We wish to find a function $f(x)$, such that the second derivative is minimal at all points in the patch. Then it is natural to define the energy function \[ E(f) = \int_a^b (f_{xx})^2\ dx \] (This integral would not have been possible in the discrete domain!)The above integral can be seen as a sum. Put in a simplified way, it evaluates the value of $(f_{xx})^2$ at many, many points in the interval $[a, b]$, and then adds all these evaluations together into one large sum. If this integral is small, then the second derivatives in the interval $[a, b]$ will be small, and this means $f$ is a good patch by our requirements. Note that $a$ and $b$ are the boundary points of the patch, and the boundary is $x=2$ and $x=7$ for the example function.

In order to find the $f$ that minimizes $E(f)$, we utilize a common approach of variational calculus: First, we assume that $f$ is the minimizer of $E(f)$. Further, let $u(x)$ be any function that is defined in the interval $[a,b]$, and is once differentiable in this interval(this means that we can compute its first derivative in this interval), and that further satisfies $u(a) = u(b) = 0$ and $u_x(a) = u_x(b) = 0$. It will soon become clear why we are doing this.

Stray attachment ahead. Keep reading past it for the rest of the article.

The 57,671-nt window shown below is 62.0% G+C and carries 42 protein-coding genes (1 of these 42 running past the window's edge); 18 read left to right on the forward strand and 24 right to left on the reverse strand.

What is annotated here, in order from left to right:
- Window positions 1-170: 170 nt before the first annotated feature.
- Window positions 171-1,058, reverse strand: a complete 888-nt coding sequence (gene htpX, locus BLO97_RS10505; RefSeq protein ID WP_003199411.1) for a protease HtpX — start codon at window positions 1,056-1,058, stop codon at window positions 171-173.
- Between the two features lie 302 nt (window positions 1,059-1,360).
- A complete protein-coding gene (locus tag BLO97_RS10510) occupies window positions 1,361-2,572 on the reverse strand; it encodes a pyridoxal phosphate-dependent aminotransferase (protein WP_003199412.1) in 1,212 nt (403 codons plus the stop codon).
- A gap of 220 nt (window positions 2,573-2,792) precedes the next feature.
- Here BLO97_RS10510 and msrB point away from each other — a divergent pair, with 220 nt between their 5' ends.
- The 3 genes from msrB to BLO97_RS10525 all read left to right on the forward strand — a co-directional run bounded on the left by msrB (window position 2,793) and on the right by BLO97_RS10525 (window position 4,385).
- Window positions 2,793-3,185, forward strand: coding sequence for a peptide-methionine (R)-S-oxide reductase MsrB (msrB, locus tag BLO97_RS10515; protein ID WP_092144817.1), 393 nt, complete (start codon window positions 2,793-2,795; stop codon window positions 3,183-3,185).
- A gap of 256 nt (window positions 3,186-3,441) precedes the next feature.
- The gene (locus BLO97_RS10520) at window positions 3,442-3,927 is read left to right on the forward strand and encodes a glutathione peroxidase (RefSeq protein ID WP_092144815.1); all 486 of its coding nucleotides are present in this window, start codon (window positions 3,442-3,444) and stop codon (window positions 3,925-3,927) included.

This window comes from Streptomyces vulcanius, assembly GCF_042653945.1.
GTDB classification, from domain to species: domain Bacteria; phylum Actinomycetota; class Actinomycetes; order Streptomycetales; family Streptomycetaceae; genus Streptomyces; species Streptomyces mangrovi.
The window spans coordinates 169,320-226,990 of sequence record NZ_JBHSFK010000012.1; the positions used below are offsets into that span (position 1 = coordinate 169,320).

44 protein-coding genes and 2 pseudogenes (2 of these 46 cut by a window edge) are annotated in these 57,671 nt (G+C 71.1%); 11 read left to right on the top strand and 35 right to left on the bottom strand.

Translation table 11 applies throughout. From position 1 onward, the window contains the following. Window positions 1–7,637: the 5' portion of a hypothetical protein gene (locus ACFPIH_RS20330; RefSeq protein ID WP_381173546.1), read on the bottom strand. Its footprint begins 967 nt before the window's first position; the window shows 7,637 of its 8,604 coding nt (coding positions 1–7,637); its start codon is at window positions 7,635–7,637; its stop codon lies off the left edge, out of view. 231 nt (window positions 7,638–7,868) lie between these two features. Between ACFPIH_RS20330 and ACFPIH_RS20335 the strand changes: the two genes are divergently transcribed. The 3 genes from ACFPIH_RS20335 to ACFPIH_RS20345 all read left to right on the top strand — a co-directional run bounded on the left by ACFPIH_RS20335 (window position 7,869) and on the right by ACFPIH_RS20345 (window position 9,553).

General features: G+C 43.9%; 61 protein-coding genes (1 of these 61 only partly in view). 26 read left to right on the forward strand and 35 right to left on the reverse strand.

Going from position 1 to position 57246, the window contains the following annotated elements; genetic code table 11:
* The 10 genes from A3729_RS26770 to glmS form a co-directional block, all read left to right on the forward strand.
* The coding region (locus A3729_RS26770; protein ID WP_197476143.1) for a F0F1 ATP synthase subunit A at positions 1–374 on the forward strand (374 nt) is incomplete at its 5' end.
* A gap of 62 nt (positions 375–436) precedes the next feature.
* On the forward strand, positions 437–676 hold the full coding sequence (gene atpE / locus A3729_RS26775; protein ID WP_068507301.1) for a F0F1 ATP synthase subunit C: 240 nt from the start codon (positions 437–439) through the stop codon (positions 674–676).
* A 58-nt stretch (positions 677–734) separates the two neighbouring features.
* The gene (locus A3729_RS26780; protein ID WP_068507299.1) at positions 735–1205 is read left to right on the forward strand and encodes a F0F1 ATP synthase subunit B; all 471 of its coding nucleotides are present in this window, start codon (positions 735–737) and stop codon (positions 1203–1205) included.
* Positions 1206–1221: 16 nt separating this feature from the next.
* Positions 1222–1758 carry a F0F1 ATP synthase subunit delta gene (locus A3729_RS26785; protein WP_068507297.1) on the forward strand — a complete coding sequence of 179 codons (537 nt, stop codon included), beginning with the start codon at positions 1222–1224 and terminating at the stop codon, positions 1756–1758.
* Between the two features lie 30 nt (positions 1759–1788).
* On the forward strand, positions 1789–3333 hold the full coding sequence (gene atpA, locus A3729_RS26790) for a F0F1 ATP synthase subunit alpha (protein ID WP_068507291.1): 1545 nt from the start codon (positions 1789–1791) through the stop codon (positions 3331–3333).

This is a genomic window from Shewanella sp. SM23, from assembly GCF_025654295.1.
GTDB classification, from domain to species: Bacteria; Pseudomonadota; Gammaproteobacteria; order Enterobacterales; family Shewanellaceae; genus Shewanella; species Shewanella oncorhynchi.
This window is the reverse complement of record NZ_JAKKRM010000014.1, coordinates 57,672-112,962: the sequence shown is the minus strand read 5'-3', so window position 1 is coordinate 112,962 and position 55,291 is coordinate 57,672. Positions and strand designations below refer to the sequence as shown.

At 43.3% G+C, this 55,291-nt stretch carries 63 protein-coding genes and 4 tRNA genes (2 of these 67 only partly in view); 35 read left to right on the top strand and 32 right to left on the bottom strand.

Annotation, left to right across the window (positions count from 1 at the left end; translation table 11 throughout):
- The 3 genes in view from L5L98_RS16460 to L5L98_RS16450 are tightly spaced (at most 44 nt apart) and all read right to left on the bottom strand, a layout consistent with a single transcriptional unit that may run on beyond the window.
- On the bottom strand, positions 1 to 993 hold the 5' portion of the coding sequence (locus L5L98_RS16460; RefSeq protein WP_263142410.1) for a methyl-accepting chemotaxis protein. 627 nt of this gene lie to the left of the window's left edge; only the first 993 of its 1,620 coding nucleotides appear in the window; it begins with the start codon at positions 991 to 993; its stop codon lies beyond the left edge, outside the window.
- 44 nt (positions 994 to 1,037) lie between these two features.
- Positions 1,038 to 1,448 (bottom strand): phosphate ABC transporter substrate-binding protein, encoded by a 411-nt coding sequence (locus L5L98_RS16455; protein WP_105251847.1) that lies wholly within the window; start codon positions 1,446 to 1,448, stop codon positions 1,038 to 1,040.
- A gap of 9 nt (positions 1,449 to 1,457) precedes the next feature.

Consider now the function $E(f(x) + u(x)\lambda)$. This is a
function where we are adding a certain amount of $u(x)$ to $f(x)$
and then giving this sum to $E()$. How much of $u(x)$ that we add to
$f(x)$ is controlled by the scalar $\lambda$. We assumed that $f(x)$
is the minimizer of $E(f)$, and this implies that $\lambda=0$ is the